This is Little Street, an appropriately-named block near downtown Los Angeles where street vending was (briefly) legal as part of an “experiment” on the part of city government.
Little St. is less than a mile from Alvarado St., which boasts sidewalks filled with vendors and constant pedestrian activity.
The children of the Little St. vendors have taken to playing in the streets on weekends, so light is the traffic.
Here are a few of some of the items sold in the technically-illegal Alvarado “shops”: beauty products, counterfeit DVDs, cooking implements…
And, naturally, some killer tacos.
Reporting this story also meant following around the LAPD unit tasked with curtailing street vending. They call themselves the “Men in Black.” Here they are sorting through some confiscated DVDs.
It also meant following their leader, Sgt. Joel Miller. Here he is taking a knife to a campsite deemed “illegal.” In the background is Jesse Katz, the writer for this story.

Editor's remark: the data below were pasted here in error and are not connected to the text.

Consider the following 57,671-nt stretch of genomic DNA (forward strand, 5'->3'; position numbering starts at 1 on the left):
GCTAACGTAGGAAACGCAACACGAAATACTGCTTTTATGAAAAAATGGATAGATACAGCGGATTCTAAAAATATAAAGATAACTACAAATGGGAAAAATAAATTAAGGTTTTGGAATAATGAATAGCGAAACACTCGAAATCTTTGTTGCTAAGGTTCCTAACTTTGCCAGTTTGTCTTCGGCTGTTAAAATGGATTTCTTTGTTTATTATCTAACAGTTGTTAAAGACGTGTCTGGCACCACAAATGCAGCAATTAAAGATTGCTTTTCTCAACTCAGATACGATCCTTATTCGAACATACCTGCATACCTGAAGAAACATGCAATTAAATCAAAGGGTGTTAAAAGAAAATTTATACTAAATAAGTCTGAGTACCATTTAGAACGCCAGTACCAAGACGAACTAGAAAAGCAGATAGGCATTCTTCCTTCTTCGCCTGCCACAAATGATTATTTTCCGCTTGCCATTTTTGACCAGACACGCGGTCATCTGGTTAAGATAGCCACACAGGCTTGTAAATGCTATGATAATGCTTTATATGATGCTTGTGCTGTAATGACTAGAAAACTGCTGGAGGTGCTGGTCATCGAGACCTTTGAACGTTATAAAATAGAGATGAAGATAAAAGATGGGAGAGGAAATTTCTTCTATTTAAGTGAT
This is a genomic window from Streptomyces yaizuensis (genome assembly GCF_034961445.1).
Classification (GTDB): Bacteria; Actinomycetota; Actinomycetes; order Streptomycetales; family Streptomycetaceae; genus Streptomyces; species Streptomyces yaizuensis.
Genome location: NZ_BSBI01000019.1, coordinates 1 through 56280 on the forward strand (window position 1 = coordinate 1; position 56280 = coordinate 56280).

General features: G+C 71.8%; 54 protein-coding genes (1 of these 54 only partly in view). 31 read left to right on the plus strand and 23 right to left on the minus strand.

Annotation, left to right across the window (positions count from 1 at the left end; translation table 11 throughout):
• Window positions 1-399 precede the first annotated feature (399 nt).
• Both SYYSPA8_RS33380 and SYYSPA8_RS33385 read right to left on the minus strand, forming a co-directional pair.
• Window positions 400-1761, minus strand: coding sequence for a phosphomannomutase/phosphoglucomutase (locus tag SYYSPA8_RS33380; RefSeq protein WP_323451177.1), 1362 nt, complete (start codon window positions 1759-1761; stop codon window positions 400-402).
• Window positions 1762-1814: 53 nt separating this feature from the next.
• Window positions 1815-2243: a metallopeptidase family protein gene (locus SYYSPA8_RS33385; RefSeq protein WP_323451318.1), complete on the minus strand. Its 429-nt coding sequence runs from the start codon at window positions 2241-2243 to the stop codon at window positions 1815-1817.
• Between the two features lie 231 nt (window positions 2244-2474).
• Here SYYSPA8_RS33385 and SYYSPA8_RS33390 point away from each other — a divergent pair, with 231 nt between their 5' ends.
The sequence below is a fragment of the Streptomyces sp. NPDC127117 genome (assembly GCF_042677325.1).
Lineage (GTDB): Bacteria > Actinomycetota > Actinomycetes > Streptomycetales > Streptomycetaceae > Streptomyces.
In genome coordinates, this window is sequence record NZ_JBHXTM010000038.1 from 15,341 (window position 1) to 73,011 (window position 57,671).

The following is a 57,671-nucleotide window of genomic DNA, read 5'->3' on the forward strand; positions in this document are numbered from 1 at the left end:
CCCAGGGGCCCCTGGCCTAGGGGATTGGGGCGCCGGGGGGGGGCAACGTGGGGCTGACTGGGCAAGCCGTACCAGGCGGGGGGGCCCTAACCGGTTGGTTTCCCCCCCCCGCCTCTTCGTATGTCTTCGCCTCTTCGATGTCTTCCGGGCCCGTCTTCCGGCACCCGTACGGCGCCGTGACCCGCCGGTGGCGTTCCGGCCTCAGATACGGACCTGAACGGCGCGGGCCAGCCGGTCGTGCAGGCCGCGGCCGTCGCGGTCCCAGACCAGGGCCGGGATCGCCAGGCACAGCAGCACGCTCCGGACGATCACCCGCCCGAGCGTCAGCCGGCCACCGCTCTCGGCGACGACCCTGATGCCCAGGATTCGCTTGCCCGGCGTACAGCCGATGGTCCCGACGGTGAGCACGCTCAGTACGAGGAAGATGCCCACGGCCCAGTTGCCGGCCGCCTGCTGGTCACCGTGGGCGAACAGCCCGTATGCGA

The week prior, Jesse and I watched the LAPD confiscate a taco cart on Alvarado and arrest its apparent owner, under suspicion he was using it to conceal a firearm.
It turned out to contain only tacos.
Worse, the cart wasn’t even his.
Naturally, the cart’s owner was upset. The police eventually let the alleged criminal go.
The arrest caused quite a scene in the neighborhood. The Little Street “experiment” was abandoned not long afterwards, and now several groups have started to campaign for legal vending city-wide.
A six-month investigation into the semi-legal world of Los Angeles' street vendors.
The American Prospect